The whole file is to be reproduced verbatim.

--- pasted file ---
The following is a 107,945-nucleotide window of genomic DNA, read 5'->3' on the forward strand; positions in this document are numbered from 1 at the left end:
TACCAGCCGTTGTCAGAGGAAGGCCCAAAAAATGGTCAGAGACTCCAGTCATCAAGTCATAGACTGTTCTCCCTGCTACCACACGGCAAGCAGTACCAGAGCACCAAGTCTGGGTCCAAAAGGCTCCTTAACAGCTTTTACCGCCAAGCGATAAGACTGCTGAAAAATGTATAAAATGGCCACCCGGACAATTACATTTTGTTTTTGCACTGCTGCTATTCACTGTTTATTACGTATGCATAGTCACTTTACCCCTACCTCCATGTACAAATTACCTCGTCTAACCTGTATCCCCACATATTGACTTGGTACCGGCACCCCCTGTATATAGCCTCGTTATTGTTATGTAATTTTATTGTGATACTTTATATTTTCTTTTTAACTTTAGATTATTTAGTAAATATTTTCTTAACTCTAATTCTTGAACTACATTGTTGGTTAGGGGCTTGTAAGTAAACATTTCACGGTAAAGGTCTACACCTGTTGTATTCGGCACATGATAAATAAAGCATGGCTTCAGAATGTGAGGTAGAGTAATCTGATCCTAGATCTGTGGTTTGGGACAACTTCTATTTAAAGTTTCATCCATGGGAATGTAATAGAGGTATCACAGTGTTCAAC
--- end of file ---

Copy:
The following is a 107,945-nucleotide window of genomic DNA, read 5'->3' on the forward strand; positions in this document are numbered from 1 at the left end:
TACCAGCCGTTGTCAGAGGAAGGCCCAAAAAATGGTCAGAGACTCCAGTCATCAAGTCATAGACTGTTCTCCCTGCTACCACACGGCAAGCAGTACCAGAGCACCAAGTCTGGGTCCAAAAGGCTCCTTAACAGCTTTTACCGCCAAGCGATAAGACTGCTGAAAAATGTATAAAATGGCCACCCGGACAATTACATTTTGTTTTTGCACTGCTGCTATTCACTGTTTATTACGTATGCATAGTCACTTTACCCCTACCTCCATGTACAAATTACCTCGTCTAACCTGTATCCCCACATATTGACTTGGTACCGGCACCCCCTGTATATAGCCTCGTTATTGTTATGTAATTTTATTGTGATACTTTATATTTTCTTTTTAACTTTAGATTATTTAGTAAATATTTTCTTAACTCTAATTCTTGAACTACATTGTTGGTTAGGGGCTTGTAAGTAAACATTTCACGGTAAAGGTCTACACCTGTTGTATTCGGCACATGATAAATAAAGCATGGCTTCAGAATGTGAGGTAGAGTAATCTGATCCTAGATCTGTGGTTTGGGACAACTTCTATTTAAAGTTTCATCCATGGGAATGTAATAGAGGTATCACAGTGTTCAAC